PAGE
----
When a complaint is filed it is processed at the CSLB Intake and Mediation Center nearest the location where the alleged violation occurred. If the complaint is found to fall within the CSLB’s jurisdiction the CSLB will send confirmation of receipt of the complaint to the complainant and a notice to the contractor.

  1. Notice of Possible Violation: The notice to the contractor will usually request information as to whether a settlement has been reached, whether a settlement was offered but not accepted, whether the contractor contends that no violation exists, or if there is further information the contractor would like to share with the CSLB.
  2. Investigation: If a complaint is not resolved, a CSLB consumer services representative (CSR) will contact the complainant and the contractor to request additional information and documentation and attempt to mediate the dispute. If the CSR determines that further investigation is necessary, he or she can assign the case to an enforcement representative (ER) who will conduct an investigation by requesting further information and documents, and conducting interviews, to determine whether there is clear and convincing evidence of a violation of the License Law.
  3. CSLB-Sponsored Arbitration: In certain cases, the CSLB can refer the parties to the CSLB-sponsored arbitration program. The CSLB-sponsored arbitration program is only available if: (a) the dispute involves damages greater than $12,500 but less than $50,000; (b) the contractor has a license in good standing; (c) the contractor does not have a history of repeated or similar violations; (d)  the contractor does not currently have a disciplinary action pending against him or her; and (e) the parties have not previously agreed to arbitrate or are willing to waive a contractual agreement to arbitrate. The CSLB-sponsored arbitration program is voluntary, unless the damages are equal to or below $12,500, in which case arbitration can be mandated. If the  parties participate in the CSLB-sponsored arbitration the arbitrator’s decision is binding.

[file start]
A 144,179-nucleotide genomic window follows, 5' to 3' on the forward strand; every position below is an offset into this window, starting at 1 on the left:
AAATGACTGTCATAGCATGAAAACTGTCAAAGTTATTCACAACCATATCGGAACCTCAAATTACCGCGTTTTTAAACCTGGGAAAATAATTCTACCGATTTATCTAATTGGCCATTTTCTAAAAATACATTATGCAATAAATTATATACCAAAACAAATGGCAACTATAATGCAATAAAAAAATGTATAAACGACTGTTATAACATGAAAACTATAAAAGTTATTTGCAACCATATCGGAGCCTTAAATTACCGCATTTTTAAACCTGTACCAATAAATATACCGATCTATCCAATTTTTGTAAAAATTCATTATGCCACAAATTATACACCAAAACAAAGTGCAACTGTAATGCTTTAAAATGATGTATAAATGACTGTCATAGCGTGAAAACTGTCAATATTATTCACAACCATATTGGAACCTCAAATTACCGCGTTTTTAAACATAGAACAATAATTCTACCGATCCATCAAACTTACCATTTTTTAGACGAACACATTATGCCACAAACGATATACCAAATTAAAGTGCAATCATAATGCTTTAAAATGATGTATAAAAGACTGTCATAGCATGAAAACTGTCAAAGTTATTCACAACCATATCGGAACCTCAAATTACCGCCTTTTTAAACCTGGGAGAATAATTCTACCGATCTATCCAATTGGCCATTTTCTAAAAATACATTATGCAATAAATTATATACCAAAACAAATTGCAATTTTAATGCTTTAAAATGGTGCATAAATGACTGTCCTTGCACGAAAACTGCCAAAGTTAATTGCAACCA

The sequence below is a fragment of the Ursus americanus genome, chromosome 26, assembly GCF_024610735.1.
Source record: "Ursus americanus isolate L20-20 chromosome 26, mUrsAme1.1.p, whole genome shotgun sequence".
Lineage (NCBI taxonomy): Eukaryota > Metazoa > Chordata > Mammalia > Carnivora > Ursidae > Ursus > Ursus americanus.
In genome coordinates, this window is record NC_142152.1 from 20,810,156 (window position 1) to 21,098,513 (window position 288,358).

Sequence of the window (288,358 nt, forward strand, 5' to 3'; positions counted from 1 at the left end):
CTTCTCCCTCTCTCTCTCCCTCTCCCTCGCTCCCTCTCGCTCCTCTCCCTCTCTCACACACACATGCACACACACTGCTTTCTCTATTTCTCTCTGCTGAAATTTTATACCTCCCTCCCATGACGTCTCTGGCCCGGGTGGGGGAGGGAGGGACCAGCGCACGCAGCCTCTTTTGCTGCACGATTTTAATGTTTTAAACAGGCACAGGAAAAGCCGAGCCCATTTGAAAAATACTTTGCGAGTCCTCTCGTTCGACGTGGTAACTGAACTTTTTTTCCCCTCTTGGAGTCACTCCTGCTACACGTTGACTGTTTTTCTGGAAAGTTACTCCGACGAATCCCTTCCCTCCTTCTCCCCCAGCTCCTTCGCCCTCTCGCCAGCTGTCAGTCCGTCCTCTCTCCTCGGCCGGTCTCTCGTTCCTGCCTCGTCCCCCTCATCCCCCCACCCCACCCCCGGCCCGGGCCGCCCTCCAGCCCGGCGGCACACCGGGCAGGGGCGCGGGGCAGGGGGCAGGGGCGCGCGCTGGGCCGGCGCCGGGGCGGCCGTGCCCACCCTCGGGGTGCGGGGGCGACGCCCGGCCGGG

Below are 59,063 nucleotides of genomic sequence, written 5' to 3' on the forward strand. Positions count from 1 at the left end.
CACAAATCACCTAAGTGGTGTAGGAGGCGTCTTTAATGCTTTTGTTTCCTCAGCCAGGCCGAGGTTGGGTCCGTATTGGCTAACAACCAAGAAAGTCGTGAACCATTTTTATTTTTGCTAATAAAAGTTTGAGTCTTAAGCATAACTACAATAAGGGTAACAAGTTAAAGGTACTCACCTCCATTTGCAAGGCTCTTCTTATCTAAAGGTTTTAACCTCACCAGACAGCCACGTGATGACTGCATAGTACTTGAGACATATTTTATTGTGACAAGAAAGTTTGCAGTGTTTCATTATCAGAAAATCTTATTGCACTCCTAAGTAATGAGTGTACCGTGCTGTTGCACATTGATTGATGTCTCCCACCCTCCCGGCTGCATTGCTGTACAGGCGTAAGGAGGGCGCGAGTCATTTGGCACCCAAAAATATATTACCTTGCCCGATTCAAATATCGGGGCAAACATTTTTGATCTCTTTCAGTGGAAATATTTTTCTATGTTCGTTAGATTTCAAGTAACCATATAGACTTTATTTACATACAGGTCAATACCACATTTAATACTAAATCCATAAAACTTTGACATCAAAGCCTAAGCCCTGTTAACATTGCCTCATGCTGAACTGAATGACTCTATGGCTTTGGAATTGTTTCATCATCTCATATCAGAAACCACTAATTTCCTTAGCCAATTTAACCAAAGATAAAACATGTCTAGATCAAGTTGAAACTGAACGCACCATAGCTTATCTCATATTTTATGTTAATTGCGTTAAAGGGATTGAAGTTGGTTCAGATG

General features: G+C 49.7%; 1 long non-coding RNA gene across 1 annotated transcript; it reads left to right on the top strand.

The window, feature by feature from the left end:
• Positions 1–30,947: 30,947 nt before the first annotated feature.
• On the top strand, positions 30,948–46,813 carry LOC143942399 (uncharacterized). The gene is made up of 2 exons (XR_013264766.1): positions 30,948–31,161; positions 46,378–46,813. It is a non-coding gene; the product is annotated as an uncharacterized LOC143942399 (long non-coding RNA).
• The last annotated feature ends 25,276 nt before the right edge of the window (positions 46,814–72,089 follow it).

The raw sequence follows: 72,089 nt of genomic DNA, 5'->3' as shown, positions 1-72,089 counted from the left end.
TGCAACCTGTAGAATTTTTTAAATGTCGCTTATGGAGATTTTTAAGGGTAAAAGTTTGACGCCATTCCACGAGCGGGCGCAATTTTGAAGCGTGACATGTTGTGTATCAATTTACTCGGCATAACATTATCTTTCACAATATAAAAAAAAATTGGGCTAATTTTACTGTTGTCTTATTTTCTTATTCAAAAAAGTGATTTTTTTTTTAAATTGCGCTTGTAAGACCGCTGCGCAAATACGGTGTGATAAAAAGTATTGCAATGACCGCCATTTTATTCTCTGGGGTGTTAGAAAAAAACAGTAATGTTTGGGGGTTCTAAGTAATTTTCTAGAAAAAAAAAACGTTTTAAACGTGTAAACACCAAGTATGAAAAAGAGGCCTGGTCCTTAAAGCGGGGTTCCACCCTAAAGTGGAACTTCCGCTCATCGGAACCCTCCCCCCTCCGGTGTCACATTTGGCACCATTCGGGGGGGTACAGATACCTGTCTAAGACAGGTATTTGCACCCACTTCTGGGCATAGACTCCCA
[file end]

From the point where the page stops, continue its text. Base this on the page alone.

4. CSLB Enforcement Action: Once an investigation is concluded the CSLB may take one or more of the following actions: (a) issue a warning letter; (b) issue a citation; (c) file an accusation; or (d) close the complaint because the parties’  settled, for lack of evidence, or because it found no violation. In rare instances, the CSLB may seek injunctive relief with the courts or refer the matter to a local prosecutor for the filing of criminal charges.

What is a warning letter?

If a violation is found but the contractor’s actions are not egregious and the contractor’s history does not reflect a patter of violations the CSLB may just send a warning letter to the contractor. A warning letter remains a matter of record and could support more serious action against a contractor if further violations occur.

What is a citation?

If a contractor is found to have violated the License Law, the CSLB may issue a citation imposing a civil penalty payable to the CSLB as well as an order of restitution requiring the contractor to either correct deficiencies and/or pay for the damages of the complainant. Civil penalties on a single construction project, no matter the number of violations, cannot exceed $5,000. However, if a contractor is found to have contracted with an unlicensed contractor or have aided and abetted an unlicensed contractor a civil penalty of up to $15,000 may be assessed.

A contractor may appeal a citation by giving notice to the CSLB within 15 days of service of the citation by the CSLB. If a contractor appeals the citation, a hearing is held before the Registrar of Contractors who may revoke, modify, or affirm a citation. A mandatory settlement conference before the hearing may also be conducted.